As war policies unfold, the news accounts and dominant media discourse rarely disrupt the trajectory of events. From high places, the authorized extent of candor is a matter of timing.

Lots of recent spin from Washington has promoted the assumption that President Obama wants to stick with the current limit on deployments to Afghanistan. Soon after pushing supplemental war funds through Congress, he’s hardly eager to proclaim that 68,000 American troops in Afghanistan may not be enough after all.

But no amount of spin can change the fact that the U.S. military situation in Afghanistan continues to deteriorate. It would be astonishing if plans for add-on deployments weren’t already far along at the Pentagon.

Meanwhile, the White House is reenacting a macabre ritual — a repetition compulsion of the warfare state — carefully timing and titrating each dose of public information to ease the process of escalation. The basic technique is far from new.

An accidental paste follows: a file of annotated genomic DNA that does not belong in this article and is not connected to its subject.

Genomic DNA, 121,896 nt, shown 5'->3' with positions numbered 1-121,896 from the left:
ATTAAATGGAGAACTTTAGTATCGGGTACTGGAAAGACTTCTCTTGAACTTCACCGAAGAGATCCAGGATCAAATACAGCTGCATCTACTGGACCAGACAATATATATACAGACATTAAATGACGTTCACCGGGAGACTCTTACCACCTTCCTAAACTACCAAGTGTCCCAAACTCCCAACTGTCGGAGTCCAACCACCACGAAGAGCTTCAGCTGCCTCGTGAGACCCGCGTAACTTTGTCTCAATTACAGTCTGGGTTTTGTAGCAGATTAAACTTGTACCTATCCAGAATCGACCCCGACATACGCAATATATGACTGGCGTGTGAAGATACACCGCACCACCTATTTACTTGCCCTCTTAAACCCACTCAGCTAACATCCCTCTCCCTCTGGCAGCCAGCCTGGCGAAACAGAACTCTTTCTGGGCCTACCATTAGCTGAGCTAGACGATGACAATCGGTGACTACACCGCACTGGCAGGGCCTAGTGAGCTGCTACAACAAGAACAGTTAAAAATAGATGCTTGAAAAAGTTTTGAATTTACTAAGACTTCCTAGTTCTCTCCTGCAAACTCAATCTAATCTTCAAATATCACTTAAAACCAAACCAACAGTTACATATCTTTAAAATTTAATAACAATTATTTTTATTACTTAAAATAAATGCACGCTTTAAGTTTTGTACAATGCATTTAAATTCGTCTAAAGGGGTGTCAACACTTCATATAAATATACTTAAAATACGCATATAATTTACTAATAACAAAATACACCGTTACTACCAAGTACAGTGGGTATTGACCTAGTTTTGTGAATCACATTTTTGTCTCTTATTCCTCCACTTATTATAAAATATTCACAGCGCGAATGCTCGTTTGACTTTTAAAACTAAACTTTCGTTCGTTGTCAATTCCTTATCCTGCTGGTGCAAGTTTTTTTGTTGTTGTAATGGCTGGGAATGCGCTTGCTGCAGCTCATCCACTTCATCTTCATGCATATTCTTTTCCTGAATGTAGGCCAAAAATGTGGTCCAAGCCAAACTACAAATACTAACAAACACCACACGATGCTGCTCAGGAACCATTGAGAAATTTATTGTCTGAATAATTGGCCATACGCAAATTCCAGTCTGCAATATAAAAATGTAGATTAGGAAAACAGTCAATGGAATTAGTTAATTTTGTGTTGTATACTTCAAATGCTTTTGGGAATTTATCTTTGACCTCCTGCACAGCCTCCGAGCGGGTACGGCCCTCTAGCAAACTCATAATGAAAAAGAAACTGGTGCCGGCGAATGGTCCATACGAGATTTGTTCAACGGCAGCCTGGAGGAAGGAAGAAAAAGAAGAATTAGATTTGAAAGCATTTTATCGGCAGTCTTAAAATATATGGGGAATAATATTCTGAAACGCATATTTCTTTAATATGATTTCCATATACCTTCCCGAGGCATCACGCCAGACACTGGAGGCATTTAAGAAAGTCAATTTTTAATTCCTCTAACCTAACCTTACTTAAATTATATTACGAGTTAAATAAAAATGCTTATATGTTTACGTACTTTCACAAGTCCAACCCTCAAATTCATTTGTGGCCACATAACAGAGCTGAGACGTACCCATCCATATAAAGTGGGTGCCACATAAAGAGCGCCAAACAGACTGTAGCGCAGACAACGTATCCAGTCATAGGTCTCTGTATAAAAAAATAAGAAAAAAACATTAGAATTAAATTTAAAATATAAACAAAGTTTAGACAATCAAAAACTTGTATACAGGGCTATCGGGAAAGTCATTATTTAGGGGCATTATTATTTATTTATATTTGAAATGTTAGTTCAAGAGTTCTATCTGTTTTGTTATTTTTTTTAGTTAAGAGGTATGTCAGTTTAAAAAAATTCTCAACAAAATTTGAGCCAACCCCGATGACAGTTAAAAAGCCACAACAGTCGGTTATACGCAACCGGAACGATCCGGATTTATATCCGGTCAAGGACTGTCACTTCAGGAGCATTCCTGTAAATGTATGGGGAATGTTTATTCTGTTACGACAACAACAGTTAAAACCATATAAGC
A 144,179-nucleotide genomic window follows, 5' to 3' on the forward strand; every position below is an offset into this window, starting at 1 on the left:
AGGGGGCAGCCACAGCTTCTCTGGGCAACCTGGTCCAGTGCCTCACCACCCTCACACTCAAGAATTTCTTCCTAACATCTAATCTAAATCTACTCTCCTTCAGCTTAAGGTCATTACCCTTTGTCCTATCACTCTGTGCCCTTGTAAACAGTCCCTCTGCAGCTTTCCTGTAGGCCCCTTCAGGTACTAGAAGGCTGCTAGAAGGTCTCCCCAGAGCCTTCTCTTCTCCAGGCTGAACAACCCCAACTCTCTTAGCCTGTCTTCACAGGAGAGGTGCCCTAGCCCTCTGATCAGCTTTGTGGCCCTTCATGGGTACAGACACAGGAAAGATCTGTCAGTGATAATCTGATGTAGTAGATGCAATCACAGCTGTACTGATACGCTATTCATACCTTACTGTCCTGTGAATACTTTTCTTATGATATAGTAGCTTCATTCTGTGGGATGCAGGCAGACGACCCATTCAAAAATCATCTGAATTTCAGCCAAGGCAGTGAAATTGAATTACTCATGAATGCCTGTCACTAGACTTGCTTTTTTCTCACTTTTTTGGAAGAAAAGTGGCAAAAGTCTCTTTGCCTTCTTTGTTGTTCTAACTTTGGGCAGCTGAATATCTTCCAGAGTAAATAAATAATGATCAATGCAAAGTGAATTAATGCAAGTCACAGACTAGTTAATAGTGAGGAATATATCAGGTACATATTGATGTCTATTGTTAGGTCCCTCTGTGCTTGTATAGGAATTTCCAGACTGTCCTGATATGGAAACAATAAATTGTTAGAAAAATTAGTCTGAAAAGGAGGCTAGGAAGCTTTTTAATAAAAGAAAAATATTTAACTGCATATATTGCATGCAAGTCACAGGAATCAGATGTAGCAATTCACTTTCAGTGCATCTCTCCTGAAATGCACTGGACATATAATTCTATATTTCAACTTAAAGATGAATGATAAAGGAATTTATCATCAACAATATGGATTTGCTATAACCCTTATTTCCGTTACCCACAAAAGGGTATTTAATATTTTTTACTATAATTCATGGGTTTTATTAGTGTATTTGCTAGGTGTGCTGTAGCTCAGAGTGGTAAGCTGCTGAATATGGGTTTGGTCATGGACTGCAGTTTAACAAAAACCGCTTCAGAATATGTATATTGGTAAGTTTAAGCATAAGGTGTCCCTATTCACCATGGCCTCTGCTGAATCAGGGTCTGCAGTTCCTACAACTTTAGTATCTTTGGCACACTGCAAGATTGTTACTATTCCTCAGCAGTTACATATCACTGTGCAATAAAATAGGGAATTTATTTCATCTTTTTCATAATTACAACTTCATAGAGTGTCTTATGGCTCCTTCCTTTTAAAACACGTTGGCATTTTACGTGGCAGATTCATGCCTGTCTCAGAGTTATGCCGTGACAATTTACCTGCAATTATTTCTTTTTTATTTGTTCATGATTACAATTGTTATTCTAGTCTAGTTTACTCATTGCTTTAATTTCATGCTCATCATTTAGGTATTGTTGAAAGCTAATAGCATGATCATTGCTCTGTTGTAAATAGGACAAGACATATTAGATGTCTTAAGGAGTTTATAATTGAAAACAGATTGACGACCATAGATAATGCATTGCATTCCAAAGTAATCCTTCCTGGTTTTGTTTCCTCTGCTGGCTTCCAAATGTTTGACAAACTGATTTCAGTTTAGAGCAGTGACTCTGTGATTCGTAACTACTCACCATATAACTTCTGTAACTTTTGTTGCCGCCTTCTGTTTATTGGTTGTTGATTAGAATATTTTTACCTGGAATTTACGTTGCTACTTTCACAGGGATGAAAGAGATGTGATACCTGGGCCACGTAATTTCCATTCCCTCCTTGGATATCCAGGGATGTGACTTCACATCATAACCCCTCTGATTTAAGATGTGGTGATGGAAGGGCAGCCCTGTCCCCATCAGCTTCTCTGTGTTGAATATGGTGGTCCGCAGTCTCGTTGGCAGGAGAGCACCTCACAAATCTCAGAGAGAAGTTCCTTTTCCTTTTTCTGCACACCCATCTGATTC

In the spring and early summer of 1965, President Lyndon Johnson decided to send 100,000 additional U.S. troops to Vietnam, more than doubling the number there. But at a July 28 news conference, he announced that he’d decided to send an additional 50,000 soldiers.

Why did President Johnson say 50,000 instead of 100,000? Because he was heeding the advice from something called a “Special National Security Estimate” — a secret document, issued days earlier about the already-approved new deployment, urging that “in order to mitigate somewhat the crisis atmosphere that would result from this major U.S. action . . . announcements about it be made piecemeal with no more high-level emphasis than necessary.”